House Prices Rising by £24 Every Day for First Time Buyers
While celebrities can often be seen splashing millions of pounds on their first homes, with a whopping £4 million spent by Molly-Mae Hague on her Cheshire pad, the average First Time Buyer (FTB) is spending £223,751 on their first property reveals new analysis from Direct Line Home Insurance.
The average FTB needs to find £43,623 more than they did in 2016, a 24 per cent increase, to secure their first property. Over the same period, the average salary of a thirtysomething, the decade that most people buy their first property, has risen by just 10 per cent, leaving them with a huge deficit. A typical FTB property is now worth roughly seven times a 30–39-year old’s annual salary, a rise from 2016 when it was six times, making the first rung on the property ladder increasingly hard to reach.
Direct Line’s analysis suggests that FTB prices are being impacted by the movements of those in their 30s across the country. The average FTB property price, in the ten local authorities that saw the greatest increase in residents aged 30-39 between 2016 and 2021, rose by 24 per cent. In the 10 authorities with the greatest decrease in number of 30–39-year-old residents, there was a two per cent decrease in FTB prices.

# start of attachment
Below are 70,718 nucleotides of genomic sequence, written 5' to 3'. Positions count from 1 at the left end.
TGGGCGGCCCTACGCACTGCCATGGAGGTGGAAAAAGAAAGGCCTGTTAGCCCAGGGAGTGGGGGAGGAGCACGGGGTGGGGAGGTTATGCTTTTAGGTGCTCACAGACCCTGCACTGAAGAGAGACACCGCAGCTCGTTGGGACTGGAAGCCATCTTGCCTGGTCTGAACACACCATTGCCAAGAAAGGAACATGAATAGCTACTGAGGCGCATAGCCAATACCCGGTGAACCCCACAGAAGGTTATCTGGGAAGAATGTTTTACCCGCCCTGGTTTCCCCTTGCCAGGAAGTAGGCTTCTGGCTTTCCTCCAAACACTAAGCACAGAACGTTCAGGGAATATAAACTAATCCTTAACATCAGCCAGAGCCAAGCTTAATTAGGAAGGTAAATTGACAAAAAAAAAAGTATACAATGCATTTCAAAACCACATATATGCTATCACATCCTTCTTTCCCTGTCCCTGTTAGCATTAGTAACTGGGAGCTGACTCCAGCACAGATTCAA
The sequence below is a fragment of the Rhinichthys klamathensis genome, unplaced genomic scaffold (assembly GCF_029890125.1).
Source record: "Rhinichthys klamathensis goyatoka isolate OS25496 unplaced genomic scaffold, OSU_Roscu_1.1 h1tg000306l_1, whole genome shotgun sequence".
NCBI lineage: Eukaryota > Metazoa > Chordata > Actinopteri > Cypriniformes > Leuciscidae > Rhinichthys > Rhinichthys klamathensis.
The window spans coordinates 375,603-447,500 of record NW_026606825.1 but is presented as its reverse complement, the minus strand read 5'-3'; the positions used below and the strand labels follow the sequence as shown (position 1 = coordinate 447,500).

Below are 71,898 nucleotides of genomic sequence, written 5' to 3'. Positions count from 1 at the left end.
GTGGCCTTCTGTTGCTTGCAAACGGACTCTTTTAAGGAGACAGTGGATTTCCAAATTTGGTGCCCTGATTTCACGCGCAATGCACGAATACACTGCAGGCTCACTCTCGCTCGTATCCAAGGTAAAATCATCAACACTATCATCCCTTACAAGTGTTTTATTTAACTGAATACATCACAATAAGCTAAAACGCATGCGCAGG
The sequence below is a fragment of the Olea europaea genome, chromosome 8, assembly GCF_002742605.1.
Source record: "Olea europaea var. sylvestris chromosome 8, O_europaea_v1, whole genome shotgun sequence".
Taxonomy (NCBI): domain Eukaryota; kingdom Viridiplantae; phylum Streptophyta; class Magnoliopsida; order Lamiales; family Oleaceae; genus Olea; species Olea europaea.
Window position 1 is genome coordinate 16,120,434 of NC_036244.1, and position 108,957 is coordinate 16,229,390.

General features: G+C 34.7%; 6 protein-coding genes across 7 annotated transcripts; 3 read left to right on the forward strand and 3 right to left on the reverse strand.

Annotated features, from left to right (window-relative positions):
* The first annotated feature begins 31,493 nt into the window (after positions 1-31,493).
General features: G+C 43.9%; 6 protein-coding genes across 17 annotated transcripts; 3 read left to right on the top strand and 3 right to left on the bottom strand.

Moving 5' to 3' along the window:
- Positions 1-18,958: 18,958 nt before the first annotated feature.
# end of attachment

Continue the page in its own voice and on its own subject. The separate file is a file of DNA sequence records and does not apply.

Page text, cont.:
Areas with an above-average increase in residents of those in their 30s, saw FTB prices rise by 22 per cent over the past five years, compared to just 10 per cent in areas with a below-average increase of residents in this age group.
Looking more deeply into local FTB hotspots, the areas with the fastest growing prices in Britain are Burnley in Lancashire (up 45 per cent over the past five years), the Orkney Islands on the north coast of Scotland (44 per cent), Rossendale, Lancashire (42 per cent), Bury (40 per cent) and Rutland, East Midlands (40 per cent). These five councils averaged a house value of £119,735 in 2016 and this rose by £50,158 to £169,893 in 2021, an increase of 42 per cent. These five areas also saw a nine per cent increase in residents aged 30–39-year-old over the same timeframe, compared to a national average increase of just five per cent.